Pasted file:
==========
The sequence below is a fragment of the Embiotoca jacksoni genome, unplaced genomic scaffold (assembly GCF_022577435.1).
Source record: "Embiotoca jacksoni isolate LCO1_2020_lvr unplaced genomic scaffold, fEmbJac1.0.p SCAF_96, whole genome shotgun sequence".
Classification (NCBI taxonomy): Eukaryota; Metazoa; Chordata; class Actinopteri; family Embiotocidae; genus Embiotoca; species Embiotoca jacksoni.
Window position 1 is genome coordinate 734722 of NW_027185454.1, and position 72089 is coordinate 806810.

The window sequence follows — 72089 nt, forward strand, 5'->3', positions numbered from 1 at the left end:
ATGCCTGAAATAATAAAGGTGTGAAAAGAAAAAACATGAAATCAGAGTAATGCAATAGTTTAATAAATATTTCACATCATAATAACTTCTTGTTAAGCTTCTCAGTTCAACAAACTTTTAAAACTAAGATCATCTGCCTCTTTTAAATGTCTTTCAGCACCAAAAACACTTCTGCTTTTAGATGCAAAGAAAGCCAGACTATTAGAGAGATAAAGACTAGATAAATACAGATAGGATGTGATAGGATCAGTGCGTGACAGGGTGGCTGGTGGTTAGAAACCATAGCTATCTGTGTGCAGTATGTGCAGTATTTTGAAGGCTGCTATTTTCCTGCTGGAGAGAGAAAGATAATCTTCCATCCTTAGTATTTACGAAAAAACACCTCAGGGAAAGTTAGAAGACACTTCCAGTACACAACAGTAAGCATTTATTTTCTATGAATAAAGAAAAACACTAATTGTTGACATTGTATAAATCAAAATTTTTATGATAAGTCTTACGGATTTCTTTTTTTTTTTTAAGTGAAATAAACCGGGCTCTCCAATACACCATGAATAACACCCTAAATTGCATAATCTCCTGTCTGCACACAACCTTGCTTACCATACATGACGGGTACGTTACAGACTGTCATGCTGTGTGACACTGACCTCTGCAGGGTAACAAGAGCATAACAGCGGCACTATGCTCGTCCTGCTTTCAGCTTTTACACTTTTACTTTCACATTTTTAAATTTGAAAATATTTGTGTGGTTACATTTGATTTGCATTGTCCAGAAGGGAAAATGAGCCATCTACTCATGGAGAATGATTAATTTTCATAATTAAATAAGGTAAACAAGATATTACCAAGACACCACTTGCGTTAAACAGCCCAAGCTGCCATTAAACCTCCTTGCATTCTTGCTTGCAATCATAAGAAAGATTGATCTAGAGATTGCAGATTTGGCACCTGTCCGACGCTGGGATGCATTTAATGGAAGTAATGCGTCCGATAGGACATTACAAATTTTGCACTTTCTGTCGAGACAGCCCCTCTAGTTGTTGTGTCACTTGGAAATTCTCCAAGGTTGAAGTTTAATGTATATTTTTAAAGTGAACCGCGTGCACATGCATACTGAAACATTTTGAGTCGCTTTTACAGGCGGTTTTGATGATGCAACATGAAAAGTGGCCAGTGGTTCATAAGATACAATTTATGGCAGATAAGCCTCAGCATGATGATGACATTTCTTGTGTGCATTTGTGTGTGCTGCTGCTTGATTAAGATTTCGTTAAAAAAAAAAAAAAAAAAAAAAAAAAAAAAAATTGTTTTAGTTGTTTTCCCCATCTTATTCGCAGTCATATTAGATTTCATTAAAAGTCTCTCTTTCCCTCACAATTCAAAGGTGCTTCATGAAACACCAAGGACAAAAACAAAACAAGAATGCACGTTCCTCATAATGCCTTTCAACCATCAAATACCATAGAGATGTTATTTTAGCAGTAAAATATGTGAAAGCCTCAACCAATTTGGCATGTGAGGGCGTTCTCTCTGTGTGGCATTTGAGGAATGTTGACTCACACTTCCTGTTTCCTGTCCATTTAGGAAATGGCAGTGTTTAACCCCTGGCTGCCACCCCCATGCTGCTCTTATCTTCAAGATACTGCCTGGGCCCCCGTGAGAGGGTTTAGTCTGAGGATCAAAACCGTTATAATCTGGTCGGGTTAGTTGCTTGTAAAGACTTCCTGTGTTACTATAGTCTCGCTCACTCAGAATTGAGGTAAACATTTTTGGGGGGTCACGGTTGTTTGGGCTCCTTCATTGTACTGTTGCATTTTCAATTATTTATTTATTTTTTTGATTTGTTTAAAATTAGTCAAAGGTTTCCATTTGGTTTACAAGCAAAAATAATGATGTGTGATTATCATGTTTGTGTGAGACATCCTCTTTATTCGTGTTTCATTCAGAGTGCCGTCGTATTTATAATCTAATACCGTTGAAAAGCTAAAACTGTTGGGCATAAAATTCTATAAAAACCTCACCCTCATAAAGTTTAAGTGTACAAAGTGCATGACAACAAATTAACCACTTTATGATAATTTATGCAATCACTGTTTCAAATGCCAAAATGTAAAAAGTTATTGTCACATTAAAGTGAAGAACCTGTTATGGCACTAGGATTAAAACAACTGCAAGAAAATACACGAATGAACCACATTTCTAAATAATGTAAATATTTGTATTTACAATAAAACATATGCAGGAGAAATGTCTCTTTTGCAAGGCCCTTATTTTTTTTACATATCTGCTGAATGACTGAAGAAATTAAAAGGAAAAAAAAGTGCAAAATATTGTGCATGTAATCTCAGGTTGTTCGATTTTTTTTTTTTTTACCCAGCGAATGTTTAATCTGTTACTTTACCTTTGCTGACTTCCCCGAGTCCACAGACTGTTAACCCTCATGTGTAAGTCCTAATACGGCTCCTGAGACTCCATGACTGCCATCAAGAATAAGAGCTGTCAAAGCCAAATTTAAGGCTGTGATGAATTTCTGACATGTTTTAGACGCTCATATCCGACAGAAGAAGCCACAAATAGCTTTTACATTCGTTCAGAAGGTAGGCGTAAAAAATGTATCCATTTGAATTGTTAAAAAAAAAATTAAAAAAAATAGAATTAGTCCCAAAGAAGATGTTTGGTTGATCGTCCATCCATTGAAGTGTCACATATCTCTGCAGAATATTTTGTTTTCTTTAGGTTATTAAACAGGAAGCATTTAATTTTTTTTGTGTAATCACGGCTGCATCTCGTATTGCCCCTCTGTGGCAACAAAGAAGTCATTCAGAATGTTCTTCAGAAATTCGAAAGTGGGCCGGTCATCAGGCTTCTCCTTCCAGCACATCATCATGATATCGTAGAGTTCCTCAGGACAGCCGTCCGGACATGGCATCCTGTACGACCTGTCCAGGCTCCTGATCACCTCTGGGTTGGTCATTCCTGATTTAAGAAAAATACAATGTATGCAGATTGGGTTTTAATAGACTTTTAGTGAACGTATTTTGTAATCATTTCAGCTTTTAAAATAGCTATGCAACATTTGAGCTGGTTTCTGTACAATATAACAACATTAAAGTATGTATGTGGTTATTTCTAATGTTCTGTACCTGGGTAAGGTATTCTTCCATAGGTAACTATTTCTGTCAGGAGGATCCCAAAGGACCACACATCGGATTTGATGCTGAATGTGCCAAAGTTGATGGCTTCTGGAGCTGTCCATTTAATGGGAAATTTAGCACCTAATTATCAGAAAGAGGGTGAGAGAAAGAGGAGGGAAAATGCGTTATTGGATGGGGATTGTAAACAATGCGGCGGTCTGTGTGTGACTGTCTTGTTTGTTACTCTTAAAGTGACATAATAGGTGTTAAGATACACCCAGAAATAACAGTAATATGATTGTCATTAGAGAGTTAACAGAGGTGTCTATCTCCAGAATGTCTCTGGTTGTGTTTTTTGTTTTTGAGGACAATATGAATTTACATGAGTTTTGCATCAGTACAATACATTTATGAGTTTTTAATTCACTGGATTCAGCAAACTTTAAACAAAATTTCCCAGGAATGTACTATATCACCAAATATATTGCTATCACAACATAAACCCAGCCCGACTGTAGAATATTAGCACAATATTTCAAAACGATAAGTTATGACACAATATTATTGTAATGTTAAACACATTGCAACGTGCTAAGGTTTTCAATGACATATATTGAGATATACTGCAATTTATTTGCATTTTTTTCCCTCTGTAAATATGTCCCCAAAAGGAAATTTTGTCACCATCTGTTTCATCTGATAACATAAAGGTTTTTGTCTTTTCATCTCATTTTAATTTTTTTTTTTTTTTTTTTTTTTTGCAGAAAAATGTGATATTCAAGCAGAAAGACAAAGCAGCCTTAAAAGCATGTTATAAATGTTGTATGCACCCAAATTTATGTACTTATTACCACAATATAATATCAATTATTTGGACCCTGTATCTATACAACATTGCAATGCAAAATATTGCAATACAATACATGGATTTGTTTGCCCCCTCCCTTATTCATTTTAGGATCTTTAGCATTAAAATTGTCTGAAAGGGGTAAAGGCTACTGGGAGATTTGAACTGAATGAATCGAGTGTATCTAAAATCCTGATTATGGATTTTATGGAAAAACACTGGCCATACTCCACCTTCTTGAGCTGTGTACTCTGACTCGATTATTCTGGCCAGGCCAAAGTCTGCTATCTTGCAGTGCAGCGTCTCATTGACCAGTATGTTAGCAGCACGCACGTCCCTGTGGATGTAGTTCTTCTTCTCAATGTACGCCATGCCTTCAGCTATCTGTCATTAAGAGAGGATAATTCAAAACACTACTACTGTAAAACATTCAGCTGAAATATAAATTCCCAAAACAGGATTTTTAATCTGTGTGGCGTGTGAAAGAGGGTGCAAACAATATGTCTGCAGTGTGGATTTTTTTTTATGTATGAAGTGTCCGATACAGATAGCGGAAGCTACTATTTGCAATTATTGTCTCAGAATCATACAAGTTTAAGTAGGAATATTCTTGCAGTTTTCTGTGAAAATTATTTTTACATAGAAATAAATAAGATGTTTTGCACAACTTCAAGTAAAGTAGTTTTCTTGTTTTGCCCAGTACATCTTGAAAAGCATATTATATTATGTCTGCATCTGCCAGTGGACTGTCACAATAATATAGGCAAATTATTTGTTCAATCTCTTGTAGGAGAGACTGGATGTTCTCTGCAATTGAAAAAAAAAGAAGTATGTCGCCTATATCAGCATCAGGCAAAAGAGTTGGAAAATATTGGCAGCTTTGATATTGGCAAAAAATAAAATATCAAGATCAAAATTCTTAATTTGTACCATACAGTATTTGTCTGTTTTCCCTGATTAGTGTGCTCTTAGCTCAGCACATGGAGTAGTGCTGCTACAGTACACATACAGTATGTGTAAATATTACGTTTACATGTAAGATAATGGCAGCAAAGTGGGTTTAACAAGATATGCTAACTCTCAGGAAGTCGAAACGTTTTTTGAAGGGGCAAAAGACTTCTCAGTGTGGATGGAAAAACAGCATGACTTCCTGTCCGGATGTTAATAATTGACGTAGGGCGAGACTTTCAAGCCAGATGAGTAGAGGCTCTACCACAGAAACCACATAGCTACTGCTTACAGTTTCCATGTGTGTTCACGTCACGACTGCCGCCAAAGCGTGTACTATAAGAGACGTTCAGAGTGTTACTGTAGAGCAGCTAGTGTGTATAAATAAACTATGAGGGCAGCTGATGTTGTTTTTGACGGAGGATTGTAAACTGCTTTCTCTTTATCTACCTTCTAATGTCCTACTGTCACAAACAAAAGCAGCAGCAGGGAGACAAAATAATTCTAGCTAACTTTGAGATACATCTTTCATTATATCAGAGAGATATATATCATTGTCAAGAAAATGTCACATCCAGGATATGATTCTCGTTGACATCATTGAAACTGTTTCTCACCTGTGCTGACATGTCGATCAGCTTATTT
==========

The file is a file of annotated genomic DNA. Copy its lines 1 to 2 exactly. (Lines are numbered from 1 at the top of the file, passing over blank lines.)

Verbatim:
The sequence below is a fragment of the Embiotoca jacksoni genome, unplaced genomic scaffold (assembly GCF_022577435.1).
Source record: "Embiotoca jacksoni isolate LCO1_2020_lvr unplaced genomic scaffold, fEmbJac1.0.p SCAF_96, whole genome shotgun sequence".